Hamlisch was a composer who could create outstanding work within the lines too, as he did with THE WAY WE WERE, a lush romantic weepie, as well as his appropriately haunting score for the mournful SOPHIE’S CHOICE in 1982 and the other more traditionally scored works of his. But he could be as bold as anyone too. In 1977, he wrote one of the more unusual film scores ever for a James Bond film with THE SPY WHO LOVED ME. He didn’t go the bombastic route that the 007 composers usually take. Instead, Hamlisch’s Bond theme “Nobody Does It Better” was a slow and steady pop ballad sung by the breezy Carly Simon. The result was positively winsome and incredibly different from the typical Shirley Bassey brassiness of most Bond themes.
Director George Roy Hill not only worked with Hamlisch to create something special with THE STING, but years earlier in 1969, he did the same with Burt Bacharach when it came to scoring BUTCH CASSIDY AND THE SUNDANCE KID. Most western scores typically rely on guitars and harmonicas, instruments of that time, to give them an authenticity. Hill went a different way. He hired Bacharach to write a jaunty and jazzy score and it made his contemporary western feel even more modern.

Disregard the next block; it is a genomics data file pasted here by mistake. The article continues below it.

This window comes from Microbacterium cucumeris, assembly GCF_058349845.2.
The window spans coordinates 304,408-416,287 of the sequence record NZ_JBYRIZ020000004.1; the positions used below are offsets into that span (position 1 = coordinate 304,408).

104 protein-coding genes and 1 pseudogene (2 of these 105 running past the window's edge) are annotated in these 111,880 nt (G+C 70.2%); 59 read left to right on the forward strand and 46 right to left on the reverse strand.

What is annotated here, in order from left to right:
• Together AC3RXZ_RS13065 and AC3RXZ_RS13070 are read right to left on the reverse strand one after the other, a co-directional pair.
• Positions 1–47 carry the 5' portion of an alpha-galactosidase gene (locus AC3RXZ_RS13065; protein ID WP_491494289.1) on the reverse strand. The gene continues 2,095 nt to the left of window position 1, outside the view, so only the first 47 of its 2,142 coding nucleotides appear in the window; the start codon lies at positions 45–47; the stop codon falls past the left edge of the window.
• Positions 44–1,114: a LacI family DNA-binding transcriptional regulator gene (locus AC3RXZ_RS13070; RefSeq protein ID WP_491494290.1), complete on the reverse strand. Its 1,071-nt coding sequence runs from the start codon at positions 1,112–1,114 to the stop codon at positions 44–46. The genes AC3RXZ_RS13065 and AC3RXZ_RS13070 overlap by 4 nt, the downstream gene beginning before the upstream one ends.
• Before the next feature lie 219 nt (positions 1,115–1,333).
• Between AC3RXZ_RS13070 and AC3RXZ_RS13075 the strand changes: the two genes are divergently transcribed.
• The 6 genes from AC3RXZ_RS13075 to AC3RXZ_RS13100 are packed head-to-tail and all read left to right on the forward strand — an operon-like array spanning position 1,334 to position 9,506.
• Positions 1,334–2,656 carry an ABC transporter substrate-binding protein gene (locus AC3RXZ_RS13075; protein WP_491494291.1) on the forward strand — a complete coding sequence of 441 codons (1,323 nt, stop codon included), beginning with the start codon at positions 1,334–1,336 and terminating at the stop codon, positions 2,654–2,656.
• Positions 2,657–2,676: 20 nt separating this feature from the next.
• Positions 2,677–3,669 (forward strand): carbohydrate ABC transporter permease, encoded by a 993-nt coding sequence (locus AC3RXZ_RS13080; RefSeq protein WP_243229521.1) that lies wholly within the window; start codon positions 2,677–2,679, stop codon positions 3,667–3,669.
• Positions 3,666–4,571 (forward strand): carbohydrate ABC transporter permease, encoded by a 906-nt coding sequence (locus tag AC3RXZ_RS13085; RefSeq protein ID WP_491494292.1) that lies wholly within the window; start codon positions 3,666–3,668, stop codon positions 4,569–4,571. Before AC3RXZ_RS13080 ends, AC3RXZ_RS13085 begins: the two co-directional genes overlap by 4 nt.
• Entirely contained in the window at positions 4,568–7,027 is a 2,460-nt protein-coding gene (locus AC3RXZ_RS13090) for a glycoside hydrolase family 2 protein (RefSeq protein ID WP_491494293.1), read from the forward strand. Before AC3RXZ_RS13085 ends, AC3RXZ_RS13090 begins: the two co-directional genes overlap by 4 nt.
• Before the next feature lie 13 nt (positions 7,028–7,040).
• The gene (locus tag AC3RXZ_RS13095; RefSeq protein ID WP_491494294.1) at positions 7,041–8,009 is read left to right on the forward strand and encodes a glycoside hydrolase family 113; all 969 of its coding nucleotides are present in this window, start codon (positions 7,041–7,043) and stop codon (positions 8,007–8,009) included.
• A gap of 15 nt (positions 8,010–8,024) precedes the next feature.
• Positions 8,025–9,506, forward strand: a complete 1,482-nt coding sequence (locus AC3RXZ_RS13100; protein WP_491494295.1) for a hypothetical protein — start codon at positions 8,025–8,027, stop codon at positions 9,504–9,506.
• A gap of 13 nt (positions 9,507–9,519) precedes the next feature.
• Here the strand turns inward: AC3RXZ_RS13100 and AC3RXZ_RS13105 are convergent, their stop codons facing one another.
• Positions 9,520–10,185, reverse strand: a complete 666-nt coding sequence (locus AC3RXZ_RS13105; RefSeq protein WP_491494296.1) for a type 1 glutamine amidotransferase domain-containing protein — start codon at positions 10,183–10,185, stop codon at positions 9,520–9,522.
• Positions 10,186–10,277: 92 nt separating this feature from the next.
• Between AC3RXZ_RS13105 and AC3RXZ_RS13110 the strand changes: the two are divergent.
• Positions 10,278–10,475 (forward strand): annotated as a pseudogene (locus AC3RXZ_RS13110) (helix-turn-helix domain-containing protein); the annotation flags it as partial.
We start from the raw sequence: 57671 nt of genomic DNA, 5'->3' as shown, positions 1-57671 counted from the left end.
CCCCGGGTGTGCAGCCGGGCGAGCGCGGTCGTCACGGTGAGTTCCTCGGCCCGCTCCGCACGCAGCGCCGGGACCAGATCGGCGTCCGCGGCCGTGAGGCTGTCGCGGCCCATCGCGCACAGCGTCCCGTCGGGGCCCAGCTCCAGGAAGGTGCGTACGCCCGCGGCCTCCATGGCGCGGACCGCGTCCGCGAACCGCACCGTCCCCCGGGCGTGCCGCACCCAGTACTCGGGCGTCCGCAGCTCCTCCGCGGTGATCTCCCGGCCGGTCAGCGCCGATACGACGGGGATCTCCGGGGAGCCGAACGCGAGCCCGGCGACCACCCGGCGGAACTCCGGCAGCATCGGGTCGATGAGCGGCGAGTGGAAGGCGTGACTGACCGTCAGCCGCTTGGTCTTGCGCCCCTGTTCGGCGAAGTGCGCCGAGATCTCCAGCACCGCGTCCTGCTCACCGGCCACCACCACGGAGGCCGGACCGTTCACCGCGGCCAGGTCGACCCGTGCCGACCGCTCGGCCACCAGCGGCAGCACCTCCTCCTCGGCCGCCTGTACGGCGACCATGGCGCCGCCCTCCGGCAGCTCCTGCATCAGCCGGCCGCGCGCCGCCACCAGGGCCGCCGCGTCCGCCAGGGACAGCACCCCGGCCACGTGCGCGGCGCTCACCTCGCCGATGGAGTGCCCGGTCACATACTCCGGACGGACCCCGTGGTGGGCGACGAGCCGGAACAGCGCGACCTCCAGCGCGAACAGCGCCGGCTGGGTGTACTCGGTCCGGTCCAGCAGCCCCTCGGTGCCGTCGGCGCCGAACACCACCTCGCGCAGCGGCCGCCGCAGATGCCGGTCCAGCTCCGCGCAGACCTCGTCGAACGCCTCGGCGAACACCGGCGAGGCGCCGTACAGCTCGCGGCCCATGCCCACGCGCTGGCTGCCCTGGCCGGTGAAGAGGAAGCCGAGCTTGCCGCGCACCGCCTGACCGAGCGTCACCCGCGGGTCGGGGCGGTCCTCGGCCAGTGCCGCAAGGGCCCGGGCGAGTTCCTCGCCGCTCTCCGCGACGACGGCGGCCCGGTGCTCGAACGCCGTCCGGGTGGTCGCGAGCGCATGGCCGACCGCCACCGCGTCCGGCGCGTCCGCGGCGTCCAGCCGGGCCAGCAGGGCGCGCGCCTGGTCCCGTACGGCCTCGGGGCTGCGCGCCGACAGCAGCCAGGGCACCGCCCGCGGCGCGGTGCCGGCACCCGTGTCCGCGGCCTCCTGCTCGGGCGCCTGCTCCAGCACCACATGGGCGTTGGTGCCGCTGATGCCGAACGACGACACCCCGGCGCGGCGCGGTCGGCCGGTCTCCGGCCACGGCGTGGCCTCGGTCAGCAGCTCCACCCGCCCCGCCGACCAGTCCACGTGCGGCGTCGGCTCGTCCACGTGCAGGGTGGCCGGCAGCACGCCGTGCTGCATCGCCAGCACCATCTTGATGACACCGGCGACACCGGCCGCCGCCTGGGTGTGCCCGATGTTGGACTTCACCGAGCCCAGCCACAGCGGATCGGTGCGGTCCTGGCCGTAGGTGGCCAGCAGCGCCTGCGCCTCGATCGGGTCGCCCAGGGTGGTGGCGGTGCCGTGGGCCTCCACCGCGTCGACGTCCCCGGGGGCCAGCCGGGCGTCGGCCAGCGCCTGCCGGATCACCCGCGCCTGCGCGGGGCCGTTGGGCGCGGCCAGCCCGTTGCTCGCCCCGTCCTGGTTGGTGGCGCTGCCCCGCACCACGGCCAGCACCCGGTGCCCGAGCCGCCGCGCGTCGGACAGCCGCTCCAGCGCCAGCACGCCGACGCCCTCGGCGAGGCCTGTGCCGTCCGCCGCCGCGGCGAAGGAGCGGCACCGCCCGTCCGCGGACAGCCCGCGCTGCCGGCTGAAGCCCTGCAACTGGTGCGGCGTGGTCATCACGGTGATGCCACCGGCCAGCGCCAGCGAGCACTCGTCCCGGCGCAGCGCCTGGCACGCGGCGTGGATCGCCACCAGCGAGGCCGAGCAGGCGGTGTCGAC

Composers like the late, great Jerry Goldsmith had always strived for such modernity. He could score bombast with the best of them (STAR TREK: THE MOTION PICTURE, THE BOYS FROM BRAZIL) but when he experimented with oddball instrumentation, he broke new ground and became one of the true pioneers of film music. He clanked on everything from garbage can covers to lead pipes to make the futuristic music for PLANET OF THE APES (1968) and it gave the whole venture a genuine sense of the bizarre and other-worldliness. Years later, Goldsmith was still experimenting, using a basketball as the traveling bass for his score of HOOSIERS (1986). Traveling, indeed.
There are many scores that one can appreciate for not only their emotional connection to the story they’re accompanying, but because they took the road less traveled creatively. One of the reasons that Stanley Kubrick is so well regarded and that 2001: A SPACE ODYSSEY is so legendary is due to his choice to employ classical music for his futuristic story. That was considered quite unique back in 1968 and it helped pave the way for the full orchestral sound of the likes of STAR WARS (1977) and everything else in the sci-fi genre that has come since.